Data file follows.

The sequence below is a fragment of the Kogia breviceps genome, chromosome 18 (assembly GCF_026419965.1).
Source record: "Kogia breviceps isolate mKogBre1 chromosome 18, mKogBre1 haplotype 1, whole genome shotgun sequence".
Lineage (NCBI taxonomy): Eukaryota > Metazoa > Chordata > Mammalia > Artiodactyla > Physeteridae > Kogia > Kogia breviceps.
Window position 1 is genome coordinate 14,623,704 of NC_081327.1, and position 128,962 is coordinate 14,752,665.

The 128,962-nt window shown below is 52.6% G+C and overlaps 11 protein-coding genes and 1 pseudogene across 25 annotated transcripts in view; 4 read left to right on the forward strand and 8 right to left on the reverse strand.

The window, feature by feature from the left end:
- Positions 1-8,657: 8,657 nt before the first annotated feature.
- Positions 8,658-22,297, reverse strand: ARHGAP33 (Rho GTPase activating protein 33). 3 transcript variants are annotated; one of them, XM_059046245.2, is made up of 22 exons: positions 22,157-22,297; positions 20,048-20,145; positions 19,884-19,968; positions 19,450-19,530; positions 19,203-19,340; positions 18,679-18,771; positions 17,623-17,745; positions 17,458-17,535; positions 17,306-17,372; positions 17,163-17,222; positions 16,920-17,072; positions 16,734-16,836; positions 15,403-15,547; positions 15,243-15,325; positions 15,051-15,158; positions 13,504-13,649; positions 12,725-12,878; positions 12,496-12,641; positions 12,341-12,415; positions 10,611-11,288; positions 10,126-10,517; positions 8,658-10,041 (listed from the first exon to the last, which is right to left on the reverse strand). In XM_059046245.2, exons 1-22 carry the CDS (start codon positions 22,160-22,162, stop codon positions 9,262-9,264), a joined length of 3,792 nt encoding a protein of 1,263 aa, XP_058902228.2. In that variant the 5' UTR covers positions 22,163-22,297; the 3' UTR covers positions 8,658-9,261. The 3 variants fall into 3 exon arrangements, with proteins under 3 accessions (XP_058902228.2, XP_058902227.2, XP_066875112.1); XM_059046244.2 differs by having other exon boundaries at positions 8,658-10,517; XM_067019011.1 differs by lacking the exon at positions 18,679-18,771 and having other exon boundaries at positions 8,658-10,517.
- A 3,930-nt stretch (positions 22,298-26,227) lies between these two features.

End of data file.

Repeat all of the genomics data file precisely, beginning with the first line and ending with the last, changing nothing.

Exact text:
The sequence below is a fragment of the Kogia breviceps genome, chromosome 18 (assembly GCF_026419965.1).
Source record: "Kogia breviceps isolate mKogBre1 chromosome 18, mKogBre1 haplotype 1, whole genome shotgun sequence".
Lineage (NCBI taxonomy): Eukaryota > Metazoa > Chordata > Mammalia > Artiodactyla > Physeteridae > Kogia > Kogia breviceps.
Window position 1 is genome coordinate 14,623,704 of NC_081327.1, and position 128,962 is coordinate 14,752,665.

The 128,962-nt window shown below is 52.6% G+C and overlaps 11 protein-coding genes and 1 pseudogene across 25 annotated transcripts in view; 4 read left to right on the forward strand and 8 right to left on the reverse strand.

The window, feature by feature from the left end:
- Positions 1-8,657: 8,657 nt before the first annotated feature.
- Positions 8,658-22,297, reverse strand: ARHGAP33 (Rho GTPase activating protein 33). 3 transcript variants are annotated; one of them, XM_059046245.2, is made up of 22 exons: positions 22,157-22,297; positions 20,048-20,145; positions 19,884-19,968; positions 19,450-19,530; positions 19,203-19,340; positions 18,679-18,771; positions 17,623-17,745; positions 17,458-17,535; positions 17,306-17,372; positions 17,163-17,222; positions 16,920-17,072; positions 16,734-16,836; positions 15,403-15,547; positions 15,243-15,325; positions 15,051-15,158; positions 13,504-13,649; positions 12,725-12,878; positions 12,496-12,641; positions 12,341-12,415; positions 10,611-11,288; positions 10,126-10,517; positions 8,658-10,041 (listed from the first exon to the last, which is right to left on the reverse strand). In XM_059046245.2, exons 1-22 carry the CDS (start codon positions 22,160-22,162, stop codon positions 9,262-9,264), a joined length of 3,792 nt encoding a protein of 1,263 aa, XP_058902228.2. In that variant the 5' UTR covers positions 22,163-22,297; the 3' UTR covers positions 8,658-9,261. The 3 variants fall into 3 exon arrangements, with proteins under 3 accessions (XP_058902228.2, XP_058902227.2, XP_066875112.1); XM_059046244.2 differs by having other exon boundaries at positions 8,658-10,517; XM_067019011.1 differs by lacking the exon at positions 18,679-18,771 and having other exon boundaries at positions 8,658-10,517.
- A 3,930-nt stretch (positions 22,298-26,227) lies between these two features.